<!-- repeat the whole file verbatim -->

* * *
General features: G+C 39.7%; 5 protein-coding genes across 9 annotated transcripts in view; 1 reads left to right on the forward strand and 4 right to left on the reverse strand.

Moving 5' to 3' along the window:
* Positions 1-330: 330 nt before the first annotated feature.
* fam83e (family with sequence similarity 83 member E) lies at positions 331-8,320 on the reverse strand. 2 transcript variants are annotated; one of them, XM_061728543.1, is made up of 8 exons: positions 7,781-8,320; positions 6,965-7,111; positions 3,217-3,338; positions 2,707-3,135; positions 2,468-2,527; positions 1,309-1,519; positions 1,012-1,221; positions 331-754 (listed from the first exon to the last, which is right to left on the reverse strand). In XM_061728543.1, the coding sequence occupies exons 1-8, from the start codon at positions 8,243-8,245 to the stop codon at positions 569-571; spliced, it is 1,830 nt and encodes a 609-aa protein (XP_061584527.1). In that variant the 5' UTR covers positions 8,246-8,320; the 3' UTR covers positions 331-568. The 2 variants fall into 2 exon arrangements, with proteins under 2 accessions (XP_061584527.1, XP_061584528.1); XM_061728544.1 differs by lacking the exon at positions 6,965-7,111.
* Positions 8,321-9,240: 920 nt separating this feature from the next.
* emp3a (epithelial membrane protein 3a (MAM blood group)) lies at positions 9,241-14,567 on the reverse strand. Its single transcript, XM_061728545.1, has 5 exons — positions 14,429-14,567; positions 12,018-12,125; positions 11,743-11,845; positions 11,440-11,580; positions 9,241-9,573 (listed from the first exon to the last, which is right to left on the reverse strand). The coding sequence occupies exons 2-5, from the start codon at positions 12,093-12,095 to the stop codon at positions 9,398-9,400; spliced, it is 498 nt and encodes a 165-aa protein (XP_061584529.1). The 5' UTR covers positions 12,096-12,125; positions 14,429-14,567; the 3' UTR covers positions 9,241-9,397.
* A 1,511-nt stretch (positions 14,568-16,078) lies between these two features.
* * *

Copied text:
General features: G+C 39.7%; 5 protein-coding genes across 9 annotated transcripts in view; 1 reads left to right on the forward strand and 4 right to left on the reverse strand.

Moving 5' to 3' along the window:
* Positions 1-330: 330 nt before the first annotated feature.
* fam83e (family with sequence similarity 83 member E) lies at positions 331-8,320 on the reverse strand. 2 transcript variants are annotated; one of them, XM_061728543.1, is made up of 8 exons: positions 7,781-8,320; positions 6,965-7,111; positions 3,217-3,338; positions 2,707-3,135; positions 2,468-2,527; positions 1,309-1,519; positions 1,012-1,221; positions 331-754 (listed from the first exon to the last, which is right to left on the reverse strand). In XM_061728543.1, the coding sequence occupies exons 1-8, from the start codon at positions 8,243-8,245 to the stop codon at positions 569-571; spliced, it is 1,830 nt and encodes a 609-aa protein (XP_061584527.1). In that variant the 5' UTR covers positions 8,246-8,320; the 3' UTR covers positions 331-568. The 2 variants fall into 2 exon arrangements, with proteins under 2 accessions (XP_061584527.1, XP_061584528.1); XM_061728544.1 differs by lacking the exon at positions 6,965-7,111.
* Positions 8,321-9,240: 920 nt separating this feature from the next.
* emp3a (epithelial membrane protein 3a (MAM blood group)) lies at positions 9,241-14,567 on the reverse strand. Its single transcript, XM_061728545.1, has 5 exons — positions 14,429-14,567; positions 12,018-12,125; positions 11,743-11,845; positions 11,440-11,580; positions 9,241-9,573 (listed from the first exon to the last, which is right to left on the reverse strand). The coding sequence occupies exons 2-5, from the start codon at positions 12,093-12,095 to the stop codon at positions 9,398-9,400; spliced, it is 498 nt and encodes a 165-aa protein (XP_061584529.1). The 5' UTR covers positions 12,096-12,125; positions 14,429-14,567; the 3' UTR covers positions 9,241-9,397.
* A 1,511-nt stretch (positions 14,568-16,078) lies between these two features.